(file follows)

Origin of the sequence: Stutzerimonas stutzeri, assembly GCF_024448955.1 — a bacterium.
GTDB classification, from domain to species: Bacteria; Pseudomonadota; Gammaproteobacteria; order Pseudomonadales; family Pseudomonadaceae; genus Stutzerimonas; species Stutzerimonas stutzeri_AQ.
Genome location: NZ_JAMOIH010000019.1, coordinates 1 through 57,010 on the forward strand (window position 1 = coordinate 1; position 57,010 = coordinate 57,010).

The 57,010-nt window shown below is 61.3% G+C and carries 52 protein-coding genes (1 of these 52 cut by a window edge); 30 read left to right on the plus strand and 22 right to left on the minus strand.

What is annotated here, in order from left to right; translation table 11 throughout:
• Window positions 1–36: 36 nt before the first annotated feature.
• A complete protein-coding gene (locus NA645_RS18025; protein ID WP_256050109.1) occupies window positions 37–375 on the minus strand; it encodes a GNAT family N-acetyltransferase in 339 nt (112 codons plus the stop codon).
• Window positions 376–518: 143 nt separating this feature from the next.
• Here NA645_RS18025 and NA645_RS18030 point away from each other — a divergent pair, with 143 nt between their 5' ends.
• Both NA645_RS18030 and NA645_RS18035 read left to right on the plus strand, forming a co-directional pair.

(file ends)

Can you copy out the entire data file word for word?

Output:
Origin of the sequence: Stutzerimonas stutzeri, assembly GCF_024448955.1 — a bacterium.
GTDB classification, from domain to species: Bacteria; Pseudomonadota; Gammaproteobacteria; order Pseudomonadales; family Pseudomonadaceae; genus Stutzerimonas; species Stutzerimonas stutzeri_AQ.
Genome location: NZ_JAMOIH010000019.1, coordinates 1 through 57,010 on the forward strand (window position 1 = coordinate 1; position 57,010 = coordinate 57,010).

The 57,010-nt window shown below is 61.3% G+C and carries 52 protein-coding genes (1 of these 52 cut by a window edge); 30 read left to right on the plus strand and 22 right to left on the minus strand.

What is annotated here, in order from left to right; translation table 11 throughout:
• Window positions 1–36: 36 nt before the first annotated feature.
• A complete protein-coding gene (locus NA645_RS18025; protein ID WP_256050109.1) occupies window positions 37–375 on the minus strand; it encodes a GNAT family N-acetyltransferase in 339 nt (112 codons plus the stop codon).
• Window positions 376–518: 143 nt separating this feature from the next.
• Here NA645_RS18025 and NA645_RS18030 point away from each other — a divergent pair, with 143 nt between their 5' ends.
• Both NA645_RS18030 and NA645_RS18035 read left to right on the plus strand, forming a co-directional pair.